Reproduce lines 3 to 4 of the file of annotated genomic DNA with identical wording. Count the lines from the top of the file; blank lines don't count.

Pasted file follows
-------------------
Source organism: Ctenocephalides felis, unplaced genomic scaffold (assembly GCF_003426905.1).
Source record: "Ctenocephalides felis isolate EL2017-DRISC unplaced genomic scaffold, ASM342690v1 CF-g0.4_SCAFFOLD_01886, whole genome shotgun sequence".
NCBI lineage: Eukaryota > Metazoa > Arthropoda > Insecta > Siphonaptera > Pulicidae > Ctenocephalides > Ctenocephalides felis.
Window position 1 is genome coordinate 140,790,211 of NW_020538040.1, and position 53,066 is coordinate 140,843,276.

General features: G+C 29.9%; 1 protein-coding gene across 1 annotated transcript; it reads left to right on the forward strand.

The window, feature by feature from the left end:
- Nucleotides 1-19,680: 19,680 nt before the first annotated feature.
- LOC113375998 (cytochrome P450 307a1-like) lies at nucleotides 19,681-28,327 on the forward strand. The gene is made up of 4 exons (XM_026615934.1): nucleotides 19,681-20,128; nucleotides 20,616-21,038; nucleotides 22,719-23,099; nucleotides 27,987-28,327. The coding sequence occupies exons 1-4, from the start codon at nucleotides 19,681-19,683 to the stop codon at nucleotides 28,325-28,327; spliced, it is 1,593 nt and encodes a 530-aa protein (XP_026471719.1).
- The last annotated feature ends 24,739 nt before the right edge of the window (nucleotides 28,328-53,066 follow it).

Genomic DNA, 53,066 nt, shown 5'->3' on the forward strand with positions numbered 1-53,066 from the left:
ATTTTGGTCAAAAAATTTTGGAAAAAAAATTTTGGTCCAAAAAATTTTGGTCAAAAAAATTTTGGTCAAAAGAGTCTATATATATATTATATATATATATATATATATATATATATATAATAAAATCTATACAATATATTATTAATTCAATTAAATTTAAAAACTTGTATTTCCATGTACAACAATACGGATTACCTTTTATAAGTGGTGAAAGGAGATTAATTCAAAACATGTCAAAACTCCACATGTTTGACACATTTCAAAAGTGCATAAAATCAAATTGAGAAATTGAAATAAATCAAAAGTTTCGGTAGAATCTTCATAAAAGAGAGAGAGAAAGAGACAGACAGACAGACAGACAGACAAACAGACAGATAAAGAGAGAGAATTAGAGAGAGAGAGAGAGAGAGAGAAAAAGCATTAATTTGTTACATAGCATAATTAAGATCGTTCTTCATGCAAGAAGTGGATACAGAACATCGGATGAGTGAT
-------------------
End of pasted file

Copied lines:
NCBI lineage: Eukaryota > Metazoa > Arthropoda > Insecta > Siphonaptera > Pulicidae > Ctenocephalides > Ctenocephalides felis.
Window position 1 is genome coordinate 140,790,211 of NW_020538040.1, and position 53,066 is coordinate 140,843,276.